By CCN: Warren Buffett sidekick Charlie Munger likened "bitcoin people" to the apostle who betrayed Jesus. Meanwhile, he views scandals set in motion by Wells Fargo executives as an ‘honest mistake.’ Berkshire Hathaway owns a stake in Wells Fargo. Wells Fargo SCAM was 'Honest Mistake'…
By CCN: Warren Buffett sidekick Charlie Munger likened “bitcoin people” to the apostle who betrayed Jesus. Meanwhile, he views scandals set in motion by Wells Fargo executives as an ‘honest mistake.’ Berkshire Hathaway owns a stake in Wells Fargo.
Wells Fargo started to gain the reputation of being a bad actor as one scandal after the next unfolded. It overcharged customers for mortgages and auto loans and originated and sold mortgage loans that included false information in the years leading up to the 2008 financial crisis. It was slapped with a $1 billion fine for that.
Munger made his eyebrow-raising comments about Wells Fargo during an interview with CNBC’s Becky Quick on Monday, saying:
“I think it’s a fine company, and so they made one bad decision about an incentive plan. I regard it as an honest mistake, not as some deep moral failure. Nobody was being malevolent in the high ranks of Wells Fargo. They just had a blind spot.”
About former CEO Tim Sloan losing his job over the scandal, Munger said:
“They lost their jobs over a blind spot, but i don’t think Tim had a blind spot. I think he lost his job because life is hard. I don’t like it.”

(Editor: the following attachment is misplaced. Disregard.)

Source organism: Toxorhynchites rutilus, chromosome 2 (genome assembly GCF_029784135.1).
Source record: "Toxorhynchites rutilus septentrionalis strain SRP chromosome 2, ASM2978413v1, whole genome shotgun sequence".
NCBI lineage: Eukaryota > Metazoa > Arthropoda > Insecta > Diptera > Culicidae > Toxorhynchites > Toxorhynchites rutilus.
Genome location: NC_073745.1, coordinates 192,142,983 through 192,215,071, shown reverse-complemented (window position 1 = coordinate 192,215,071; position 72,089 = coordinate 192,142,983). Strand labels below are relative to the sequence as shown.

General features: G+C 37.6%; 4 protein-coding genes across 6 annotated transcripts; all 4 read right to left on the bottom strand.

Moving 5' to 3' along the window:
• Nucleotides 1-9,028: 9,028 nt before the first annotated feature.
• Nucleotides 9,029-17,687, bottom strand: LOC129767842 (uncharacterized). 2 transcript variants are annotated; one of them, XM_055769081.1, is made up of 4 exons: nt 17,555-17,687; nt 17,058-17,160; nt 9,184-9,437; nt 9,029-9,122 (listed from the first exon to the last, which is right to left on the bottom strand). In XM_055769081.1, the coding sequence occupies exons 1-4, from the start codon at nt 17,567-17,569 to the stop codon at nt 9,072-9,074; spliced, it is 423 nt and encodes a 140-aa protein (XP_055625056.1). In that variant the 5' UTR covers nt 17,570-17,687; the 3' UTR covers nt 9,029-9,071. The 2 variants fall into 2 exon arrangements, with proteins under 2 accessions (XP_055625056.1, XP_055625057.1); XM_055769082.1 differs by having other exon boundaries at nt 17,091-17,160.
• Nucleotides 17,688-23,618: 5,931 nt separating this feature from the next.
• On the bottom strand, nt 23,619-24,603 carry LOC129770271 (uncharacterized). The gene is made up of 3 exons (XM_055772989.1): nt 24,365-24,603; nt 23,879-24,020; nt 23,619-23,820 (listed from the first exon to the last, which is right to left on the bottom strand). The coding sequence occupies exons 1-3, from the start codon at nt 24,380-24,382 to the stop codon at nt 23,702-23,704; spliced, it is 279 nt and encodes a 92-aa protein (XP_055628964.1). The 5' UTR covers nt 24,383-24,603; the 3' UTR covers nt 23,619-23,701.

During Berkshire Hathaway’s shareholder meeting, Munger said:
“I’ve been invited during this gathering to go to a happy hour put on by the bitcoin people. And I tried to figure out what the bitcoin people do in their happy hour and I finally figured it out: They celebrate the life and work of Judas Iscariot.”
Critics called Munger out.
Wells Fargo’s fake account scam was one of the biggest banking scandals in modern history that entailed a bank ripping off its own customers for a profit. About 3.5 million Wells Fargo accounts were affected. In 2016, it had to cough up $185 million in penalties and fines for the fraud.
At the helm of the scandal was community bank unit head Carrie Tolstedt and then CEO John Stumpf who showered her with praise. Her zeal lined her financial coffers mightily. She was set to receive a $124 million payday through a mix of shares, options, and restricted stock. After being fired instead of being allowed to retire, she had to forgo $67 million of that amount.
When the mess was revealed, Wells Fargo left Tolstedt in place. However, the employees who carried out her demands by enrolling customers in Wells Fargo products without their consent were let go. Many have since been rehired.
Fascinatingly, Munger thinks these employees were the criminals, not the execs. Quick asked him, “You don’t think there was any criminal activity?”
“Of course not. The criminal activity was the people below and that was forgivable. They were under a crazy incentives system.”
A Wells Fargo board report noted the following about Tolstedt’s management style:
“She was ‘obsessed’ with control, especially of negative information about the Community Bank, and extremely reluctant to make changes. Tolstedt resisted change to the Community Bank’s sales model even when confronted with evidence that it led to low-quality sales and improper sales practices. … Instead, she reinforced the high-pressure sales culture.”
Munger’s blind support for the big bank that has been mired in controversy for screwing over its customers is stunning. It shows how old-school financial players have dug their heels so deep into traditional finance that their reasoning on bitcoin can’t be seen as credible.
Last modified: January 10, 2020 3:31 PM UTC